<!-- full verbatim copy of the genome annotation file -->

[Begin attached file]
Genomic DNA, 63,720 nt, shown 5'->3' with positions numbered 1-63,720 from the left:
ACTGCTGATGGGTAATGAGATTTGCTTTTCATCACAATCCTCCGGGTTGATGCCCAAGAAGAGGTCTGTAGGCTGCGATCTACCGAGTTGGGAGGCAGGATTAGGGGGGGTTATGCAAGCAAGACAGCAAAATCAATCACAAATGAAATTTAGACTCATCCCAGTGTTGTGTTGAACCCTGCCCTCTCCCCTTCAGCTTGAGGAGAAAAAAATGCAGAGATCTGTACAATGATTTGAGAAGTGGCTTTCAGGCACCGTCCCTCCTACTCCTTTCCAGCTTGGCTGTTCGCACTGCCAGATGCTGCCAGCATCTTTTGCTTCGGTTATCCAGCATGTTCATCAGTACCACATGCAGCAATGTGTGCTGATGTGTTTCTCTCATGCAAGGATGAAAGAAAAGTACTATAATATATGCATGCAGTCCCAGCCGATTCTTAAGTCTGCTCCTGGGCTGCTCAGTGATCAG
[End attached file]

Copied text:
Genomic DNA, 63,720 nt, shown 5'->3' with positions numbered 1-63,720 from the left:
ACTGCTGATGGGTAATGAGATTTGCTTTTCATCACAATCCTCCGGGTTGATGCCCAAGAAGAGGTCTGTAGGCTGCGATCTACCGAGTTGGGAGGCAGGATTAGGGGGGGTTATGCAAGCAAGACAGCAAAATCAATCACAAATGAAATTTAGACTCATCCCAGTGTTGTGTTGAACCCTGCCCTCTCCCCTTCAGCTTGAGGAGAAAAAAATGCAGAGATCTGTACAATGATTTGAGAAGTGGCTTTCAGGCACCGTCCCTCCTACTCCTTTCCAGCTTGGCTGTTCGCACTGCCAGATGCTGCCAGCATCTTTTGCTTCGGTTATCCAGCATGTTCATCAGTACCACATGCAGCAATGTGTGCTGATGTGTTTCTCTCATGCAAGGATGAAAGAAAAGTACTATAATATATGCATGCAGTCCCAGCCGATTCTTAAGTCTGCTCCTGGGCTGCTCAGTGATCAG